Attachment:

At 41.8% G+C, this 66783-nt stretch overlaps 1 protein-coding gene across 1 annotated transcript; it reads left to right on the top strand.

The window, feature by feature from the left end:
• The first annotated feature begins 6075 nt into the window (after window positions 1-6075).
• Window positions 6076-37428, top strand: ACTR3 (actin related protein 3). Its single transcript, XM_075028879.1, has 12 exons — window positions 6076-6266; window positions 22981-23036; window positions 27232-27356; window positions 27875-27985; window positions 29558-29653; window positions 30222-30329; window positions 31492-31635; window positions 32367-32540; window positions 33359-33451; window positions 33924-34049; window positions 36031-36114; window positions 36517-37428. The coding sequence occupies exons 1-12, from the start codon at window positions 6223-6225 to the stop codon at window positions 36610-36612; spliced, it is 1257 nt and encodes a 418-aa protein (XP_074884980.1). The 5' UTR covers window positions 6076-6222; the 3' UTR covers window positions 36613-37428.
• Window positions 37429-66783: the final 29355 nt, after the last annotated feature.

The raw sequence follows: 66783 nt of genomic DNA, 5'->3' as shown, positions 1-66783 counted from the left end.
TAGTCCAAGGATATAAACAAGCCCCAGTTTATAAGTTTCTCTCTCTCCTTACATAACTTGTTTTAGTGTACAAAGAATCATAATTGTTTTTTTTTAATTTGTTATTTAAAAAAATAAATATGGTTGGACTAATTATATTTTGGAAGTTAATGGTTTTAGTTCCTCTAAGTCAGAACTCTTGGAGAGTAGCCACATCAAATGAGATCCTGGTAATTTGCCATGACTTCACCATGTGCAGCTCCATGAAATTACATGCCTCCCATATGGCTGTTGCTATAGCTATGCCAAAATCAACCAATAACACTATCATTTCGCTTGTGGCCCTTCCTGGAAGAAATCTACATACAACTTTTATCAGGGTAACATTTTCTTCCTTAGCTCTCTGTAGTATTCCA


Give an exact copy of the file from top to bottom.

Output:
At 41.8% G+C, this 66783-nt stretch overlaps 1 protein-coding gene across 1 annotated transcript; it reads left to right on the top strand.

The window, feature by feature from the left end:
• The first annotated feature begins 6075 nt into the window (after window positions 1-6075).
• Window positions 6076-37428, top strand: ACTR3 (actin related protein 3). Its single transcript, XM_075028879.1, has 12 exons — window positions 6076-6266; window positions 22981-23036; window positions 27232-27356; window positions 27875-27985; window positions 29558-29653; window positions 30222-30329; window positions 31492-31635; window positions 32367-32540; window positions 33359-33451; window positions 33924-34049; window positions 36031-36114; window positions 36517-37428. The coding sequence occupies exons 1-12, from the start codon at window positions 6223-6225 to the stop codon at window positions 36610-36612; spliced, it is 1257 nt and encodes a 418-aa protein (XP_074884980.1). The 5' UTR covers window positions 6076-6222; the 3' UTR covers window positions 36613-37428.
• Window positions 37429-66783: the final 29355 nt, after the last annotated feature.

The raw sequence follows: 66783 nt of genomic DNA, 5'->3' as shown, positions 1-66783 counted from the left end.
TAGTCCAAGGATATAAACAAGCCCCAGTTTATAAGTTTCTCTCTCTCCTTACATAACTTGTTTTAGTGTACAAAGAATCATAATTGTTTTTTTTTAATTTGTTATTTAAAAAAATAAATATGGTTGGACTAATTATATTTTGGAAGTTAATGGTTTTAGTTCCTCTAAGTCAGAACTCTTGGAGAGTAGCCACATCAAATGAGATCCTGGTAATTTGCCATGACTTCACCATGTGCAGCTCCATGAAATTACATGCCTCCCATATGGCTGTTGCTATAGCTATGCCAAAATCAACCAATAACACTATCATTTCGCTTGTGGCCCTTCCTGGAAGAAATCTACATACAACTTTTATCAGGGTAACATTTTCTTCCTTAGCTCTCTGTAGTATTCCA